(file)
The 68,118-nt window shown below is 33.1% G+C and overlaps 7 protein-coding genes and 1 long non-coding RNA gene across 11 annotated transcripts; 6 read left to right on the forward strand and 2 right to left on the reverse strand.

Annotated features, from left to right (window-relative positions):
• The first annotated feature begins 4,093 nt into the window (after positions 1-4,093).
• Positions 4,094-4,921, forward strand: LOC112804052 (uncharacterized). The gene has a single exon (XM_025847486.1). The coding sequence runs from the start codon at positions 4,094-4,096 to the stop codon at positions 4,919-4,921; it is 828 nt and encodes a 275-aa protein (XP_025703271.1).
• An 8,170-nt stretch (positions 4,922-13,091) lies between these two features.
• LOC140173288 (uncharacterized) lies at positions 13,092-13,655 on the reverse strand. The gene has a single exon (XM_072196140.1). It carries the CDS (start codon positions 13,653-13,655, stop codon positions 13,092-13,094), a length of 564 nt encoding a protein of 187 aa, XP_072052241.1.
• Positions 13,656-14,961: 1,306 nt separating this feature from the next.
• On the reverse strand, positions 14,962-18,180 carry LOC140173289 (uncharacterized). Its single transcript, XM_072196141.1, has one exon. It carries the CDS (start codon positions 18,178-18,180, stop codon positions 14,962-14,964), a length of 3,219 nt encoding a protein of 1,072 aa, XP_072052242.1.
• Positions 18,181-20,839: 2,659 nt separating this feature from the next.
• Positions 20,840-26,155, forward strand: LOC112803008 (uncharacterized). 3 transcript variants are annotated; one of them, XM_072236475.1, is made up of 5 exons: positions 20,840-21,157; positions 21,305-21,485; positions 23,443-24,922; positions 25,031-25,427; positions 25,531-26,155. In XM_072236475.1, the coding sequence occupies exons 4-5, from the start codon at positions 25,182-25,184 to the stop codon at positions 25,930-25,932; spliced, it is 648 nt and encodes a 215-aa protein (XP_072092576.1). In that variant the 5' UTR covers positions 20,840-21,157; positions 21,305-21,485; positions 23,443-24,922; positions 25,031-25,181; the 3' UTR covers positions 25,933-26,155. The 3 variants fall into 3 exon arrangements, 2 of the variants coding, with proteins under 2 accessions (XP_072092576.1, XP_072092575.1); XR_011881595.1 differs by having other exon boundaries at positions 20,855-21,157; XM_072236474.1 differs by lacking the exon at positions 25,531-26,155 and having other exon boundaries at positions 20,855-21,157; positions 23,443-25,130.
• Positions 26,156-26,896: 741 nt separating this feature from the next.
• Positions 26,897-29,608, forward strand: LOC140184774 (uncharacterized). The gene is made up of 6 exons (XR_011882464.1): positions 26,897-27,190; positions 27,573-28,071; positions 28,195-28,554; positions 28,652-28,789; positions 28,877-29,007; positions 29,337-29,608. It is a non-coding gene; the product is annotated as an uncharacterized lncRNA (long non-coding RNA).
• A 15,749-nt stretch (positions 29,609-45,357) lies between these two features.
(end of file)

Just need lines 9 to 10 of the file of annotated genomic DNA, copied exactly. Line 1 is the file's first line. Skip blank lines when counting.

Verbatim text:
• Positions 18,181-20,839: 2,659 nt separating this feature from the next.
• Positions 20,840-26,155, forward strand: LOC112803008 (uncharacterized). 3 transcript variants are annotated; one of them, XM_072236475.1, is made up of 5 exons: positions 20,840-21,157; positions 21,305-21,485; positions 23,443-24,922; positions 25,031-25,427; positions 25,531-26,155. In XM_072236475.1, the coding sequence occupies exons 4-5, from the start codon at positions 25,182-25,184 to the stop codon at positions 25,930-25,932; spliced, it is 648 nt and encodes a 215-aa protein (XP_072092576.1). In that variant the 5' UTR covers positions 20,840-21,157; positions 21,305-21,485; positions 23,443-24,922; positions 25,031-25,181; the 3' UTR covers positions 25,933-26,155. The 3 variants fall into 3 exon arrangements, 2 of the variants coding, with proteins under 2 accessions (XP_072092576.1, XP_072092575.1); XR_011881595.1 differs by having other exon boundaries at positions 20,855-21,157; XM_072236474.1 differs by lacking the exon at positions 25,531-26,155 and having other exon boundaries at positions 20,855-21,157; positions 23,443-25,130.